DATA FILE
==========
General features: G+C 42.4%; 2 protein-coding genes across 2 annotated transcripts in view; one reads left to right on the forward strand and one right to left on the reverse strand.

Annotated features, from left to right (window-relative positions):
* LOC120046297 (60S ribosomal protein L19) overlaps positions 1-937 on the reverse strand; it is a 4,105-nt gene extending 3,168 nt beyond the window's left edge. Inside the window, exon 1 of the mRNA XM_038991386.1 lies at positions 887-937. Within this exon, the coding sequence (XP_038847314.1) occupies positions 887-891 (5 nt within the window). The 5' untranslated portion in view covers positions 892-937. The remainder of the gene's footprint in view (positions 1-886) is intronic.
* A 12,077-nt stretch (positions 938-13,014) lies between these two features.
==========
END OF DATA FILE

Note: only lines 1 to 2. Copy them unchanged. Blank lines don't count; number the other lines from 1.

General features: G+C 42.4%; 2 protein-coding genes across 2 annotated transcripts in view; one reads left to right on the forward strand and one right to left on the reverse strand.

Annotated features, from left to right (window-relative positions):